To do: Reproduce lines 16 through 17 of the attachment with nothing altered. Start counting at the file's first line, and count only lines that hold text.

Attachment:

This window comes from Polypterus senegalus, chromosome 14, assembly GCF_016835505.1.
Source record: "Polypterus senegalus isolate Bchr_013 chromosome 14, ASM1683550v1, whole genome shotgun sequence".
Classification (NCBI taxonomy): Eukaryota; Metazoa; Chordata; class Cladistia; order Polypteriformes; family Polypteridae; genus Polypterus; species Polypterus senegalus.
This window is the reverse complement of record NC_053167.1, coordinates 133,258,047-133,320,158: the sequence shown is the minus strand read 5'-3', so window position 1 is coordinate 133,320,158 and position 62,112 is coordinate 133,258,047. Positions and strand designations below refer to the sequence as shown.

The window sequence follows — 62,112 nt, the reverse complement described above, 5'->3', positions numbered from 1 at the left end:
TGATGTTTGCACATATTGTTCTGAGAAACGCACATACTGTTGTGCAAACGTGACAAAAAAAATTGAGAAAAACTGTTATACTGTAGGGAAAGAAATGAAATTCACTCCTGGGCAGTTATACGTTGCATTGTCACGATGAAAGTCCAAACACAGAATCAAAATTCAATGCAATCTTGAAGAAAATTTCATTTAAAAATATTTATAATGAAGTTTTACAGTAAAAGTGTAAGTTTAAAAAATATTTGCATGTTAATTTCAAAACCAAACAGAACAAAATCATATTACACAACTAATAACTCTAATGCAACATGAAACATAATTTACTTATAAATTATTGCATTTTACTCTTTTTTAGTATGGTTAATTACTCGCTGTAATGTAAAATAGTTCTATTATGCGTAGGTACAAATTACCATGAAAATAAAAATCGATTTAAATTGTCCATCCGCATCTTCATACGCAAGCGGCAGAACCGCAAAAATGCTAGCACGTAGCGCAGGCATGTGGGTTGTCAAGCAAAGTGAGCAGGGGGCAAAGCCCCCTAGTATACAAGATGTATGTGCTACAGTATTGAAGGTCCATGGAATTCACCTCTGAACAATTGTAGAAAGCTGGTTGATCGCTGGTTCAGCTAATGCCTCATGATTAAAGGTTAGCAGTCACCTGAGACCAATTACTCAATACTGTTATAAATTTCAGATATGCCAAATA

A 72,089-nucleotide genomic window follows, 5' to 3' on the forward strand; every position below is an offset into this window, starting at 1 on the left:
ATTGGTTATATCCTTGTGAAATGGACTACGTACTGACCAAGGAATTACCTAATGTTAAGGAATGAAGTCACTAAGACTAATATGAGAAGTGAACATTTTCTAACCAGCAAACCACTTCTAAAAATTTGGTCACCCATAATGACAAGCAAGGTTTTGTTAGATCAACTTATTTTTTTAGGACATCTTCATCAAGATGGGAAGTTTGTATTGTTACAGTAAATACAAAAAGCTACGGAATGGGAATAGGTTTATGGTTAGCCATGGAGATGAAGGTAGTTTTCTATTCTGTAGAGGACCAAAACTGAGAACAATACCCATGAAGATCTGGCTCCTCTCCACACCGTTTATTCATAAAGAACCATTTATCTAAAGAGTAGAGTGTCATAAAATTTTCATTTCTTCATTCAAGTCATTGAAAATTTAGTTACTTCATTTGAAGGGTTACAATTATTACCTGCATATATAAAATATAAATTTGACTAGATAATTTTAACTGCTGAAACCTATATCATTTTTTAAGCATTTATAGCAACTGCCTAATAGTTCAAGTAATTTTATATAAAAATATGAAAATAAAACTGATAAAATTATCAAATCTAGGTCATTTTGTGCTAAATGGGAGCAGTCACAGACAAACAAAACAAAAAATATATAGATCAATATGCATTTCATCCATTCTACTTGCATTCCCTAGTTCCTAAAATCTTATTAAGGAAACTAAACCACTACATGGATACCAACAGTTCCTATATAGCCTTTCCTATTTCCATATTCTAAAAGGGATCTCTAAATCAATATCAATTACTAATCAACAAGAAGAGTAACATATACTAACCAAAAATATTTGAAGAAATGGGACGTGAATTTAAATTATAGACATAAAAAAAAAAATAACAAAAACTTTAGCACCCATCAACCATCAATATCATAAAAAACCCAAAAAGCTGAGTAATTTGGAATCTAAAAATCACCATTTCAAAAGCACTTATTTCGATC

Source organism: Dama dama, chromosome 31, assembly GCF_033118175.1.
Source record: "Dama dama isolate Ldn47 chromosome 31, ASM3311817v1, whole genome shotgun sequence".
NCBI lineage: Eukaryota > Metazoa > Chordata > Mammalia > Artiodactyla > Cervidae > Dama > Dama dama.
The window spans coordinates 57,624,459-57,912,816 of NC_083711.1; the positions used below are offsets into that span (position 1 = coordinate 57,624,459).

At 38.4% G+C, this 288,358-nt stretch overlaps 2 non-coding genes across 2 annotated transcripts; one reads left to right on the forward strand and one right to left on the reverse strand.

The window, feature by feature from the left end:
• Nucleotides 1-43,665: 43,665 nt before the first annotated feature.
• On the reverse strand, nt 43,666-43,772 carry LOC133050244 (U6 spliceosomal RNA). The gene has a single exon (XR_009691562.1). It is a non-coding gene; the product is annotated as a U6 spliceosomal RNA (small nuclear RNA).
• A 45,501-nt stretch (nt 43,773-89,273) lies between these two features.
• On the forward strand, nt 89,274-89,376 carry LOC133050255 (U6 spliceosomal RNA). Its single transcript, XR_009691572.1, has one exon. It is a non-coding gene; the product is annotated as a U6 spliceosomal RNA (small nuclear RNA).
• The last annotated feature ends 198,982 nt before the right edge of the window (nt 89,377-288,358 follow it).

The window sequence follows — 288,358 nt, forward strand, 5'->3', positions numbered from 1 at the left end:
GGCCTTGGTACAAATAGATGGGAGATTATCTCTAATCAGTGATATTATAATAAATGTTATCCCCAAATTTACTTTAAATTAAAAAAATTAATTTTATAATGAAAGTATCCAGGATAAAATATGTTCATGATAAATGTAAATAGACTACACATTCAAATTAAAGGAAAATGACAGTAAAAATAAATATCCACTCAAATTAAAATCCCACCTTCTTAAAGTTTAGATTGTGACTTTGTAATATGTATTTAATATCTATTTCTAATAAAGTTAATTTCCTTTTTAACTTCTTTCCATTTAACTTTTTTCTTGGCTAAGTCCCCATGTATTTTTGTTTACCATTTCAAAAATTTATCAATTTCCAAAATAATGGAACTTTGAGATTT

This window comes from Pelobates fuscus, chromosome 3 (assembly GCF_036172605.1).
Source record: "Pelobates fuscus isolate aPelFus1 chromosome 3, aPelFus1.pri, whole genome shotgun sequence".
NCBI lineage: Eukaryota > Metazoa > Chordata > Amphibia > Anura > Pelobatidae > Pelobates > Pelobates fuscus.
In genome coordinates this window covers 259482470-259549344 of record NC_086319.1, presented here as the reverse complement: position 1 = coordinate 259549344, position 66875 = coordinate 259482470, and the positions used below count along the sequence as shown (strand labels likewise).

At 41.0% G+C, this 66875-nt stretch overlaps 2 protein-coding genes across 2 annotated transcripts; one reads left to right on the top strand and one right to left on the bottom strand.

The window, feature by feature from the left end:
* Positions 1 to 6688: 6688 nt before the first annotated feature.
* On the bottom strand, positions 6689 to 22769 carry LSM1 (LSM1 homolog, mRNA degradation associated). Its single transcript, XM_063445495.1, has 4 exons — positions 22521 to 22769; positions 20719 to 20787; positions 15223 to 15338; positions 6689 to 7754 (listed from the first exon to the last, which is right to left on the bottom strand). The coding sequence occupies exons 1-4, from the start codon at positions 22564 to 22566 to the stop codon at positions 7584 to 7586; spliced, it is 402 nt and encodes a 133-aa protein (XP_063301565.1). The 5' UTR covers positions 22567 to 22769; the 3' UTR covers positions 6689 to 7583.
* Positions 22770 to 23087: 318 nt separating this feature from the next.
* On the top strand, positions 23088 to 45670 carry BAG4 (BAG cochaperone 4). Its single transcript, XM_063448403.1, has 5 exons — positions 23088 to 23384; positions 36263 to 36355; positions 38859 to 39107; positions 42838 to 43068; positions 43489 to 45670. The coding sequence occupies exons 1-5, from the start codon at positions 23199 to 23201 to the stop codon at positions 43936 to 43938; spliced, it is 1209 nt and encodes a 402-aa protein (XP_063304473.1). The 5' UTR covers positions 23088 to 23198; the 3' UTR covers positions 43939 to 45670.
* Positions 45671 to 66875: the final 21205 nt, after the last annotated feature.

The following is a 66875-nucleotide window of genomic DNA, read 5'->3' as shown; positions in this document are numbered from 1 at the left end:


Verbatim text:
• On the reverse strand, nt 43,666-43,772 carry LOC133050244 (U6 spliceosomal RNA). The gene has a single exon (XR_009691562.1). It is a non-coding gene; the product is annotated as a U6 spliceosomal RNA (small nuclear RNA).
• A 45,501-nt stretch (nt 43,773-89,273) lies between these two features.